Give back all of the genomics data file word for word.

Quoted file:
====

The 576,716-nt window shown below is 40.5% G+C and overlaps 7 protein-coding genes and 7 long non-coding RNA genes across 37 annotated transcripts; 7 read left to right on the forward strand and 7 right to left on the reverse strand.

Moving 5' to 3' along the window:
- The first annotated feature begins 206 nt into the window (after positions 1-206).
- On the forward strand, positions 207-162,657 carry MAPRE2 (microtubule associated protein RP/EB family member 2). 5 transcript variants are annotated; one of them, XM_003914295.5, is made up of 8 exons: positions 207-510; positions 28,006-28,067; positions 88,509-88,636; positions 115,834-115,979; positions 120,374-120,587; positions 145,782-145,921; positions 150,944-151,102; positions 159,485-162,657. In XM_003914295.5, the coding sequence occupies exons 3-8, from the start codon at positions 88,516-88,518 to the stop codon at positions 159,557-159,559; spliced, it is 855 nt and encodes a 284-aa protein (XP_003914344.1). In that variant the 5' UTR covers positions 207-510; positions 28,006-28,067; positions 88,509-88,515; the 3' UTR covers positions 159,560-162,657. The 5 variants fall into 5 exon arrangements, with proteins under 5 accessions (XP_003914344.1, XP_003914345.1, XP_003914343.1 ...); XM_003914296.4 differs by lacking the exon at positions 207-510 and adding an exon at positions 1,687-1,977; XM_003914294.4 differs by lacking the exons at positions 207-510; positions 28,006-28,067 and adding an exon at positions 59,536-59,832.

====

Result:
The 576,716-nt window shown below is 40.5% G+C and overlaps 7 protein-coding genes and 7 long non-coding RNA genes across 37 annotated transcripts; 7 read left to right on the forward strand and 7 right to left on the reverse strand.

Moving 5' to 3' along the window:
- The first annotated feature begins 206 nt into the window (after positions 1-206).
- On the forward strand, positions 207-162,657 carry MAPRE2 (microtubule associated protein RP/EB family member 2). 5 transcript variants are annotated; one of them, XM_003914295.5, is made up of 8 exons: positions 207-510; positions 28,006-28,067; positions 88,509-88,636; positions 115,834-115,979; positions 120,374-120,587; positions 145,782-145,921; positions 150,944-151,102; positions 159,485-162,657. In XM_003914295.5, the coding sequence occupies exons 3-8, from the start codon at positions 88,516-88,518 to the stop codon at positions 159,557-159,559; spliced, it is 855 nt and encodes a 284-aa protein (XP_003914344.1). In that variant the 5' UTR covers positions 207-510; positions 28,006-28,067; positions 88,509-88,515; the 3' UTR covers positions 159,560-162,657. The 5 variants fall into 5 exon arrangements, with proteins under 5 accessions (XP_003914344.1, XP_003914345.1, XP_003914343.1 ...); XM_003914296.4 differs by lacking the exon at positions 207-510 and adding an exon at positions 1,687-1,977; XM_003914294.4 differs by lacking the exons at positions 207-510; positions 28,006-28,067 and adding an exon at positions 59,536-59,832.